According to the just-released 2010 edition of the Urban Mobility Report, published by the Texas Transportation Institute (TTI) at Texas A&M University, after two years of slight declines in overall traffic congestion – attributable to the economic downturn and higher fuel prices – leading indicators now suggest that as the economy is rebounding, so too are traffic problems.
While 2008 was the best year for commuters in at least a decade, the problem began to grow again in 2009:
- Congestion costs continued to rise: measured in constant 2009 dollars, the cost of congestion has risen from $24 billion in 1982 to $115 billion in 2009.
- The total amount of wasted fuel in 2009 topped 3.9 billion gallons – equal to 130 days of flow in the Alaska Pipeline.
- Cost to the average commuter: $808 in 2009, compared to an inflation-adjusted $351 in 1982.
- Yearly peak delay for the average commuter was 34 hours in 2009, up from 14 hours in 1982.
For motor carriers and shippers hoping to save time by moving freight during off hours, the report offers more specific data on the best such opportunities:
- Approximately half of the total delays occur in the midday and overnight (outside of the peak hours of 6:00 a.m. to 10:00 a.m. and 3:00 p.m. to 7:00 p.m.) times of day when shippers and carriers generally have expected lighter traffic
- Midday congestion is not as severe, but it can cause problems, especially for time-sensitive shipments.
The report notes that: “Freight movement has attempted to move away from the peak periods to avoid congestion when possible. But this accommodation has limits, as congestion extends into midday and overnight periods; manufacturing processes and human resources are difficult to significantly reschedule.”
Extensive tables, by city, also translate freight delays into a “congestion cost” using commodity values and delay times to arrive at dollar amounts-- information carriers may find of use when establishing rates that take into account the actual cost to serve particular shippers.
In Chicago, for example, truck delays resulted in a “congestion cost” of more than $ 3,349 million. Slow traffic in New York cost $3,133 million thanks to the time trucks spent stuck in traffic there.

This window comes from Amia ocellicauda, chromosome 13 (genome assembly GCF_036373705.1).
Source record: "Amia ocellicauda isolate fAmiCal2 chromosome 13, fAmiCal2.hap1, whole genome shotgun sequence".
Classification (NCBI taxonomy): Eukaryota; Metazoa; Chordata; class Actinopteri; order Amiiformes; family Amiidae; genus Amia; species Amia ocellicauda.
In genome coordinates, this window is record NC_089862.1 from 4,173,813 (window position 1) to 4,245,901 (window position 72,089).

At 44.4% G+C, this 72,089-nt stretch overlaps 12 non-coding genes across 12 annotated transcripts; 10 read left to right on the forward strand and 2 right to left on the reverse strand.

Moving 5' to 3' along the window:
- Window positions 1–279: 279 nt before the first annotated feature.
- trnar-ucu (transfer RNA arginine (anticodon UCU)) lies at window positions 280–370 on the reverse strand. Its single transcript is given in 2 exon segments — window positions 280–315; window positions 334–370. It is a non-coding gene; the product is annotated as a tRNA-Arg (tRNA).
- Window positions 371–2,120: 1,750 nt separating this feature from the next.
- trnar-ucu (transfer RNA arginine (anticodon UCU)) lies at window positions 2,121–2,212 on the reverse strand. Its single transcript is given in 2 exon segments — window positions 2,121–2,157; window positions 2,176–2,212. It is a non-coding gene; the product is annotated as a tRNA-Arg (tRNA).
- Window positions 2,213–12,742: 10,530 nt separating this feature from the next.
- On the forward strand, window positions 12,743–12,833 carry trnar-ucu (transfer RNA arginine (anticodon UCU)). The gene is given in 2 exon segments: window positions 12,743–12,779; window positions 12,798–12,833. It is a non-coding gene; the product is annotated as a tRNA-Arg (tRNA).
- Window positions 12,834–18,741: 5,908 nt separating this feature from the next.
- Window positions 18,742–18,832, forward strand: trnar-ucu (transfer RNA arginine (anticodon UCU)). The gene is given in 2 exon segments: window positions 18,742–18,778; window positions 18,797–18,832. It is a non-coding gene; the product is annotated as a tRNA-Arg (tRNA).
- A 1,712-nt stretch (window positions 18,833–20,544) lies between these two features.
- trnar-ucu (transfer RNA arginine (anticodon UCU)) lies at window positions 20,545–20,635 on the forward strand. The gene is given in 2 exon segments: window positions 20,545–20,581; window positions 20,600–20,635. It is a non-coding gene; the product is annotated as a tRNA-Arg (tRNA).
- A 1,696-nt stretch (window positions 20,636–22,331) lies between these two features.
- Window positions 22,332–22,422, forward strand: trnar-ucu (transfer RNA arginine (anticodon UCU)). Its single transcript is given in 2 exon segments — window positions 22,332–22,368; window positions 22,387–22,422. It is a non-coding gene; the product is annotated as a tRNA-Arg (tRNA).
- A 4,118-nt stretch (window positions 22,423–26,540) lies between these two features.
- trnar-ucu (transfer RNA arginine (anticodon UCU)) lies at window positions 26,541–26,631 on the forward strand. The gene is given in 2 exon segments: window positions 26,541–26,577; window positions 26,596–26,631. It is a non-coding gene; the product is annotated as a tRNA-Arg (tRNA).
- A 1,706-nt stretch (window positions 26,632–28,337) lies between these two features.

Congestion is a problem in even smaller cities, however, according to the report. In McAllen, TX, for instance (ranked number 97 on the freight delay congestion charts) truck delays cost a total of $14 million.
“Congestion is worse in areas of every size,” the report states. “It is not just a big city problem. Regions of all sizes have problems implementing enough projects, programs and policies to meet the demand of growing populations and jobs.”
Additional charts also rank states according to the commodity value of the goods and materials trucks carry there on an annual basis, in urban regions, in rural regions and overall. California tops the list, with $943,732 million. Trucks in Texas moved $934,959 million worth of commodities in 2009.
The data in the new report also shows conditions for every day of the year and includes the effect of weather problems, traffic crashes, special events, holidays, work zones and other factors directly impacting traffic flow.
As a result of the new data, a revised congestion trend has been constructed for each urban region from 1982 to 2009. Eleven new urban regions have also been added, including San Juan, Puerto Rico.
Finally, three new measures of congestion are calculated for the 2010 report: delay per auto commuter, delay per non-peak traveler, and a Commuter Stress Index (CSI), which is calculated for the worst direction in each peak period to show the time penalty to those who travel in the peak direction.
According to TTI, the 2010 report paints the most accurate picture yet of traffic congestion in the 439 U.S. urban areas. Thanks to speed data provided by Inrix, a provider of travel time information, the current report offers a greatly enhanced picture of congestion on a city-by-city basis.
"This Urban Mobility Report begins an exciting new era for comprehensive national congestion measurement," said researcher Tim Lomax. "By combining the traffic speed data from Inrix with the traffic volume data from the states, we are now able to provide a much better and more detailed picture of the problems facing urban travelers."
Researchers also make recommendations for ways to reduce traffic congestion in the future, proposing “a balanced and diversified approach – one that focuses on more of everything.”
Their suggested strategies include: Get as much use as possible out of the transportation systems that already exist; add roadway and public transportation capacity in the places where it is needed most; change commuter patterns, employing ideas like ridesharing and flexible work times to avoid traditional rush hours; provide more choices, such as alternate routes, telecommuting and toll lanes for faster and more reliable trips; and diversify land development patterns, to make walking, biking and mass transit more practical for moving people from place to place.
"There is no rigid prescription – no 'best way' – to address congestion problems," Lomax observed. "The most effective strategy is one where agency actions are complemented by efforts of businesses, manufacturers, commuters and travelers. Each region must identify the projects, programs and policies that achieve goals solve problems and capitalize on opportunities."